In an Illinois federal action that has been heavily litigated for over a year and has gone through several named plaintiffs, a magistrate judge recently recommended that the putative class be certified against a popular Chicago retailer, Akira, which was charged with violating the Telephone Consumer Protection Act (“TCPA”) for using an automated telephone dialing system to send text message marketing to its customers.
Can We Get a New Plaintiff? Anyone, Anyone?
The first named plaintiff in the case turned out to be a partner in the law firm that filed the lawsuit. Rather than the law firm getting disqualified as counsel (and losing out on the potential windfall of attorneys’ fees through a settlement with the defendant or a victory at trial), the law firm sent an email blast to the class seeking a replacement plaintiff (a questionable strategy in and of itself). The replacement plaintiff turned out to be someone who never even received the subject text messages. After she dropped out of the case, she was replaced by the latest (and current) named plaintiff who, according to the magistrate judge, apparently is an adequate class representative, despite the fact that the defendant may be able to establish that she actually consented to receive marketing text messages when she signed up for a customer VIP card to receive shopping discounts.
Class Certification and its Ramifications
In certifying the class, the magistrate judge noted that class certification is “normal” in TCPA litigation because main questions are common to all recipients of mass texts, calls or faxes. Nevertheless, the judge pointed out that in certain cases, where the defendant is able to prove that a large number of the putative class consented to be contacted through their mobile phones, class certification would be improper. The defendant here only produced evidence of consent regarding the latest plaintiff which, questionably, the judge deemed insufficient to displace her as class representative.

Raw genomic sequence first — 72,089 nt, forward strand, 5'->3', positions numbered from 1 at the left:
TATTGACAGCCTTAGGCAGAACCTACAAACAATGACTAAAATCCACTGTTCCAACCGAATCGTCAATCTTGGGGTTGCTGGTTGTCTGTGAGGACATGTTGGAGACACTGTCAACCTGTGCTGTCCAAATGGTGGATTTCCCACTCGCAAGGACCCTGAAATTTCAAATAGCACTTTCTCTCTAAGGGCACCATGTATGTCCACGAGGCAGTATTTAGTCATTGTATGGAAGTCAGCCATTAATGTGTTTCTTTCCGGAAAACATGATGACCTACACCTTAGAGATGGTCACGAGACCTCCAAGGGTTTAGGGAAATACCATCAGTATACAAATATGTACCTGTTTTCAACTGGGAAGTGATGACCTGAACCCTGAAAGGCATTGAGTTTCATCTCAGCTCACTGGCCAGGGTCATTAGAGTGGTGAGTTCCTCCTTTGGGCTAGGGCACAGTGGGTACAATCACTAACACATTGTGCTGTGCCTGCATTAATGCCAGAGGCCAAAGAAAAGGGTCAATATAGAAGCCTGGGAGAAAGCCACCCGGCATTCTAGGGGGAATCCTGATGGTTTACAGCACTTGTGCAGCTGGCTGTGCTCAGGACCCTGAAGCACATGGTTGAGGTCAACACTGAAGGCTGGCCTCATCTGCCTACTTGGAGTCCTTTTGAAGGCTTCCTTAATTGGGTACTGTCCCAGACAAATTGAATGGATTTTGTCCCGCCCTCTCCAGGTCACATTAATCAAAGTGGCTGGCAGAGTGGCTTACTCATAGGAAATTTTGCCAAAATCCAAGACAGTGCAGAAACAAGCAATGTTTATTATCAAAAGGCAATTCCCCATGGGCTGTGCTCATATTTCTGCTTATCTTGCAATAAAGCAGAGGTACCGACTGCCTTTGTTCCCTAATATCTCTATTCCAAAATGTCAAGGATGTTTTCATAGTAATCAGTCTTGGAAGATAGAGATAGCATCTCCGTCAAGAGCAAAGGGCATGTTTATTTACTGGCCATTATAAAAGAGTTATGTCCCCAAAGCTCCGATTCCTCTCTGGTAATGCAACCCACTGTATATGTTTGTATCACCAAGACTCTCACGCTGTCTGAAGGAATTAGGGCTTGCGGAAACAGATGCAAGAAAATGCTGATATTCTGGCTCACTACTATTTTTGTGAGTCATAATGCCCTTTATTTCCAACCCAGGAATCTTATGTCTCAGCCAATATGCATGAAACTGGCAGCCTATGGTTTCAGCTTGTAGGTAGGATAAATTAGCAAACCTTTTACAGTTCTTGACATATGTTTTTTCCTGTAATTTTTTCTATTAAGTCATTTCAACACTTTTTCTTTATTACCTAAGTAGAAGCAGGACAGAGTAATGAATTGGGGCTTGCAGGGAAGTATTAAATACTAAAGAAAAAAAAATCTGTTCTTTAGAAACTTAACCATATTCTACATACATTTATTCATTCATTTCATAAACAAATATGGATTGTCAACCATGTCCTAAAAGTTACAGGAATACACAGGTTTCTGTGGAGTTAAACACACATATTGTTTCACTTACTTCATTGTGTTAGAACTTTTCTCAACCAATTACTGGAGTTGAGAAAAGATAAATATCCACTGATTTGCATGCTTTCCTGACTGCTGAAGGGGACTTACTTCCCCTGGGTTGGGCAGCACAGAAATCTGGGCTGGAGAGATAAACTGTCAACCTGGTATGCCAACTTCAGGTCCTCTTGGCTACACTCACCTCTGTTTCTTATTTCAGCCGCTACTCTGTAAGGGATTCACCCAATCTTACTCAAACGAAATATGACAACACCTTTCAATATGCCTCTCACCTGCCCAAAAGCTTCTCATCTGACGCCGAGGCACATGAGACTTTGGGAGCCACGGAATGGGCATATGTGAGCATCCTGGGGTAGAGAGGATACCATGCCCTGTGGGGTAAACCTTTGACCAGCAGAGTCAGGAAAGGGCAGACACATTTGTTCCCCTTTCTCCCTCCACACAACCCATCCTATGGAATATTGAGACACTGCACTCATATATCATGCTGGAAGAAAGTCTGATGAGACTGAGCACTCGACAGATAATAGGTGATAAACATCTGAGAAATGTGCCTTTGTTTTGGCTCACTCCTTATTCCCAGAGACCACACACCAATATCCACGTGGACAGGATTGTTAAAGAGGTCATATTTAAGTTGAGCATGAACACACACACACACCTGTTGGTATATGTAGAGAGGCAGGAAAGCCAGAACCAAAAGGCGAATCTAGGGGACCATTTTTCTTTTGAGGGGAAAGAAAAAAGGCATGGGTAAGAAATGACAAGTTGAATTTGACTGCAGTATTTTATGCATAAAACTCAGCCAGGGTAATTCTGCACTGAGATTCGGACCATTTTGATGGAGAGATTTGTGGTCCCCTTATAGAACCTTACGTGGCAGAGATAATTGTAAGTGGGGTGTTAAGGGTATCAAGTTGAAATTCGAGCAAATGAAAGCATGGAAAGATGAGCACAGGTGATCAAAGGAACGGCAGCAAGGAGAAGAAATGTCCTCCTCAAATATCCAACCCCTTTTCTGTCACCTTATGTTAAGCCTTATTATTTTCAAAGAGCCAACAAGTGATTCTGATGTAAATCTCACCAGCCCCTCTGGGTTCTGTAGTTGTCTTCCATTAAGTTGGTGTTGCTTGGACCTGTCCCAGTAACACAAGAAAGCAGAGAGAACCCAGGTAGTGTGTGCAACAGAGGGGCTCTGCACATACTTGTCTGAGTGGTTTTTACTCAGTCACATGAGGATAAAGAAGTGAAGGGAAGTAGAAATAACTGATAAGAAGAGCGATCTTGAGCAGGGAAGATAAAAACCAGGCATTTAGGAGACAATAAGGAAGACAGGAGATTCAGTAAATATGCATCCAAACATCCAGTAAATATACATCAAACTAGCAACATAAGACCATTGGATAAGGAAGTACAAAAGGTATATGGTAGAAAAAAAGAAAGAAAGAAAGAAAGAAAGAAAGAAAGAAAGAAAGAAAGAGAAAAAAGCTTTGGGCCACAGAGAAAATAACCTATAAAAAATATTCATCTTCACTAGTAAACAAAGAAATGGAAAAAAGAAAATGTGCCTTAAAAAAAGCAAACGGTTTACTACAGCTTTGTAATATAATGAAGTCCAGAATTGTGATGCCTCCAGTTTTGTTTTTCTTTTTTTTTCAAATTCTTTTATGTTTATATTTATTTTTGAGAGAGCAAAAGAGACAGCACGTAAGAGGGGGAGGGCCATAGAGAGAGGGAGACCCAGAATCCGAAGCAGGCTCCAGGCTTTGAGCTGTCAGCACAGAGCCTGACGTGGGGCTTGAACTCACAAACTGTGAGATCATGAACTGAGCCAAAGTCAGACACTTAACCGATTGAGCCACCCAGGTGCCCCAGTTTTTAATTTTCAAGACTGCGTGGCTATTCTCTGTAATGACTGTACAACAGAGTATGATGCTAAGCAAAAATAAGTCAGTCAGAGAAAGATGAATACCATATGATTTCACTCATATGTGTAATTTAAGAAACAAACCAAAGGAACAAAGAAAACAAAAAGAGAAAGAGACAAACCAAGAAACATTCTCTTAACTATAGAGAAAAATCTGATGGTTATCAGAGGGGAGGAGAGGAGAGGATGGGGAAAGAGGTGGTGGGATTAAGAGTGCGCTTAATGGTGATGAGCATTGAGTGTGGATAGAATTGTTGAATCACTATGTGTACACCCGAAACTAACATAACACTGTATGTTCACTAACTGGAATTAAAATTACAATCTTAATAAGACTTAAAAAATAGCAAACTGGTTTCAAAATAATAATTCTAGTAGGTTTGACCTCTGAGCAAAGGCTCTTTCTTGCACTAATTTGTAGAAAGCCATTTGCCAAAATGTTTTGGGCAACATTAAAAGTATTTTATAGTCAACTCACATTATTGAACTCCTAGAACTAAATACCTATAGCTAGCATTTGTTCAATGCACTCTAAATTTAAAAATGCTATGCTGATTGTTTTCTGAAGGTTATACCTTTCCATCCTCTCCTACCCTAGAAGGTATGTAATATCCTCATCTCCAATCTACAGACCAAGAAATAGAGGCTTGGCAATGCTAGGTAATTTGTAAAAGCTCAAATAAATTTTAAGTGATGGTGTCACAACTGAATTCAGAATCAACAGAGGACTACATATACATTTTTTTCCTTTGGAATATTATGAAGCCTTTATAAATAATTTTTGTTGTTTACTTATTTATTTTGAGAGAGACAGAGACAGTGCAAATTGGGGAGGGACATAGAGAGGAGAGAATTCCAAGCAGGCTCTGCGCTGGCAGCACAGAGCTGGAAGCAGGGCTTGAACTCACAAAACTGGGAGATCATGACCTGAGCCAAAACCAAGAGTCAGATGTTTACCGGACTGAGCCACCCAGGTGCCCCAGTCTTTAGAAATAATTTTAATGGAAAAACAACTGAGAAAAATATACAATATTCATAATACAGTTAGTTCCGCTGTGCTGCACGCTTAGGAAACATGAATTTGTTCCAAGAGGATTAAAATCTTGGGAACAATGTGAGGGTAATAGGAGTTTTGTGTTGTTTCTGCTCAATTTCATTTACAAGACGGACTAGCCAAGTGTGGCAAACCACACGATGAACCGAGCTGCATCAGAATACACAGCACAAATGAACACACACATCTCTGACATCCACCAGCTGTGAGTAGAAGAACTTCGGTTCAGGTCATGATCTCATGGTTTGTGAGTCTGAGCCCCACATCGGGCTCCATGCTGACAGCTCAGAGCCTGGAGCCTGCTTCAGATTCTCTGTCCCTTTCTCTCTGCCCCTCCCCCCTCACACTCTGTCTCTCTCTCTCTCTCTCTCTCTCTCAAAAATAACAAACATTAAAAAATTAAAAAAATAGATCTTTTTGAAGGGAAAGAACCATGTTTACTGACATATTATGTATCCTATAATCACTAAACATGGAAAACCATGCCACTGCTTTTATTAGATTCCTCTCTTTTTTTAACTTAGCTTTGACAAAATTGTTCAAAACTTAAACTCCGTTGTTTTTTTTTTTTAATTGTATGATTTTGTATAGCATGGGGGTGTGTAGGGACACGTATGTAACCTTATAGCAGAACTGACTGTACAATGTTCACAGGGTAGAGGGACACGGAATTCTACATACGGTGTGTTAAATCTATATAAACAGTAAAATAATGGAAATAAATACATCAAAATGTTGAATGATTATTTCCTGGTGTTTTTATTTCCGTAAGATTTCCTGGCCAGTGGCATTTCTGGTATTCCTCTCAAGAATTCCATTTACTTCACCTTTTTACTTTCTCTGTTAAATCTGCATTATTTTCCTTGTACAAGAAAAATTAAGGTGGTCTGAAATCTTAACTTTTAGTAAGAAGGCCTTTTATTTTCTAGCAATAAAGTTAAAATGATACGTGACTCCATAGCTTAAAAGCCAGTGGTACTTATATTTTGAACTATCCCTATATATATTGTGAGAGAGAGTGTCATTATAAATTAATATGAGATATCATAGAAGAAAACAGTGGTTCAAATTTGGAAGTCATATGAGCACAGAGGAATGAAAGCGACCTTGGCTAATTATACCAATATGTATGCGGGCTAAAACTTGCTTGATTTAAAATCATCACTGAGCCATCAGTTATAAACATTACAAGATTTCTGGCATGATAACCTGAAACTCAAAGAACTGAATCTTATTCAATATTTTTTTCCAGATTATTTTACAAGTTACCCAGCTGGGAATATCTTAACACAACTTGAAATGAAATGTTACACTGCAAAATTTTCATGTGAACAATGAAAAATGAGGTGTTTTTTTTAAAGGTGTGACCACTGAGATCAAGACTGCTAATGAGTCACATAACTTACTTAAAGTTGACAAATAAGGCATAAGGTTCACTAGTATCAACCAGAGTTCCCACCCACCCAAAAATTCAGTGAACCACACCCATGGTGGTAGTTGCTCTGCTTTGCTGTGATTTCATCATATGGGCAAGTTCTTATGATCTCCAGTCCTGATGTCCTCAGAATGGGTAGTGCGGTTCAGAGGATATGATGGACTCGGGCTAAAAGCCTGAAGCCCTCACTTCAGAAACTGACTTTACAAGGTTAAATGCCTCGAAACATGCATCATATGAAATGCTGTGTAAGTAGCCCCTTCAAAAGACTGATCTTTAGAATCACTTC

Settlement often follows a court’s favorable decision on class certification. However, since this decision came in the form of a magistrate judge’s “report and recommendation” to the actual judge trying the case, it will be interesting to see whether Akira files its written objections next week. If it does, the judge will make a de novo determination on the motion. Since the judge already has given plaintiff’s counsel numerous opportunities to keep the case alive, it is doubtful that the judge will do anything other than adopt the magistrate judge’s decision. Most likely, this case will soon end in settlement.
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The material contained herein is provided for informational purposes only and is not legal advice, nor is it a substitute for obtaining legal advice from an attorney. Each situation is unique, and you should not act or rely on any information contained herein without seeking the advice of an experienced attorney.